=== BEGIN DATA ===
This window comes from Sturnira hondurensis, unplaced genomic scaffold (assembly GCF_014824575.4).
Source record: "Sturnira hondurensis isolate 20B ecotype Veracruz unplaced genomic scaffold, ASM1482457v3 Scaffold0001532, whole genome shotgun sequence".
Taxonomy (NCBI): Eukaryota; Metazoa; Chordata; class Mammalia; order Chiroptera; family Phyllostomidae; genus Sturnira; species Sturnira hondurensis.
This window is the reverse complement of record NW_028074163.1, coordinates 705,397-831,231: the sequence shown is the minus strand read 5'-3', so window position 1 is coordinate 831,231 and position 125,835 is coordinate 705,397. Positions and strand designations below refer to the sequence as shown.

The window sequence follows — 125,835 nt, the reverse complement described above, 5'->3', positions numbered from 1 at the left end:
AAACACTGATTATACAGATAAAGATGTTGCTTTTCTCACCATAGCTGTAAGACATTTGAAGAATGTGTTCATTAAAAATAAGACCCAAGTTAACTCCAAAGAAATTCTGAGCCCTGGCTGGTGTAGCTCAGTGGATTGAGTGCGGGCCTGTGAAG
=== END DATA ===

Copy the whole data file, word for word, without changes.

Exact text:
This window comes from Sturnira hondurensis, unplaced genomic scaffold (assembly GCF_014824575.4).
Source record: "Sturnira hondurensis isolate 20B ecotype Veracruz unplaced genomic scaffold, ASM1482457v3 Scaffold0001532, whole genome shotgun sequence".
Taxonomy (NCBI): Eukaryota; Metazoa; Chordata; class Mammalia; order Chiroptera; family Phyllostomidae; genus Sturnira; species Sturnira hondurensis.
This window is the reverse complement of record NW_028074163.1, coordinates 705,397-831,231: the sequence shown is the minus strand read 5'-3', so window position 1 is coordinate 831,231 and position 125,835 is coordinate 705,397. Positions and strand designations below refer to the sequence as shown.

The window sequence follows — 125,835 nt, the reverse complement described above, 5'->3', positions numbered from 1 at the left end:
AAACACTGATTATACAGATAAAGATGTTGCTTTTCTCACCATAGCTGTAAGACATTTGAAGAATGTGTTCATTAAAAATAAGACCCAAGTTAACTCCAAAGAAATTCTGAGCCCTGGCTGGTGTAGCTCAGTGGATTGAGTGCGGGCCTGTGAAG